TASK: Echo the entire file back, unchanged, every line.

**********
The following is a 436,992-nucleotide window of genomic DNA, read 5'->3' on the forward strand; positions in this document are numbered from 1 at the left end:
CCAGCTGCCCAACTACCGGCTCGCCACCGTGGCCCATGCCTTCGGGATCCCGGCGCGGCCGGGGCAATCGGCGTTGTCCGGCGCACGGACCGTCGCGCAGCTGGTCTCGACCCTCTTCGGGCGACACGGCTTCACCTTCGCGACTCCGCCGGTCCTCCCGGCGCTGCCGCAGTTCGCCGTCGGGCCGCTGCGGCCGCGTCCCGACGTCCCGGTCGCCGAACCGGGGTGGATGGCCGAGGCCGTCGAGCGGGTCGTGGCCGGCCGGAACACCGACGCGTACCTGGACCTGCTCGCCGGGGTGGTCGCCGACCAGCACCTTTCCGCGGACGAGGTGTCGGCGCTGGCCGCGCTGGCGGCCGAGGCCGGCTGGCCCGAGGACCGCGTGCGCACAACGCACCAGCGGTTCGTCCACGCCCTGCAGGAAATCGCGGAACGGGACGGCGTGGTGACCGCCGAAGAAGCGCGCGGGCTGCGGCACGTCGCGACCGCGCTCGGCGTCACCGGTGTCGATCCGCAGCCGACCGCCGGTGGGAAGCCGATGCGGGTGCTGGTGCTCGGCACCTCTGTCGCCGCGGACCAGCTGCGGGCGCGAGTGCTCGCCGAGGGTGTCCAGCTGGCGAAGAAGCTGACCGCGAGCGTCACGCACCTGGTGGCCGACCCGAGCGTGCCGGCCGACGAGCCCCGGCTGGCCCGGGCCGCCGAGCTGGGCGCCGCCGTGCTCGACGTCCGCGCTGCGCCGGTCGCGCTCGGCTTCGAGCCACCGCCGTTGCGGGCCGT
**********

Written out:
The following is a 436,992-nucleotide window of genomic DNA, read 5'->3' on the forward strand; positions in this document are numbered from 1 at the left end:
CCAGCTGCCCAACTACCGGCTCGCCACCGTGGCCCATGCCTTCGGGATCCCGGCGCGGCCGGGGCAATCGGCGTTGTCCGGCGCACGGACCGTCGCGCAGCTGGTCTCGACCCTCTTCGGGCGACACGGCTTCACCTTCGCGACTCCGCCGGTCCTCCCGGCGCTGCCGCAGTTCGCCGTCGGGCCGCTGCGGCCGCGTCCCGACGTCCCGGTCGCCGAACCGGGGTGGATGGCCGAGGCCGTCGAGCGGGTCGTGGCCGGCCGGAACACCGACGCGTACCTGGACCTGCTCGCCGGGGTGGTCGCCGACCAGCACCTTTCCGCGGACGAGGTGTCGGCGCTGGCCGCGCTGGCGGCCGAGGCCGGCTGGCCCGAGGACCGCGTGCGCACAACGCACCAGCGGTTCGTCCACGCCCTGCAGGAAATCGCGGAACGGGACGGCGTGGTGACCGCCGAAGAAGCGCGCGGGCTGCGGCACGTCGCGACCGCGCTCGGCGTCACCGGTGTCGATCCGCAGCCGACCGCCGGTGGGAAGCCGATGCGGGTGCTGGTGCTCGGCACCTCTGTCGCCGCGGACCAGCTGCGGGCGCGAGTGCTCGCCGAGGGTGTCCAGCTGGCGAAGAAGCTGACCGCGAGCGTCACGCACCTGGTGGCCGACCCGAGCGTGCCGGCCGACGAGCCCCGGCTGGCCCGGGCCGCCGAGCTGGGCGCCGCCGTGCTCGACGTCCGCGCTGCGCCGGTCGCGCTCGGCTTCGAGCCACCGCCGTTGCGGGCCGT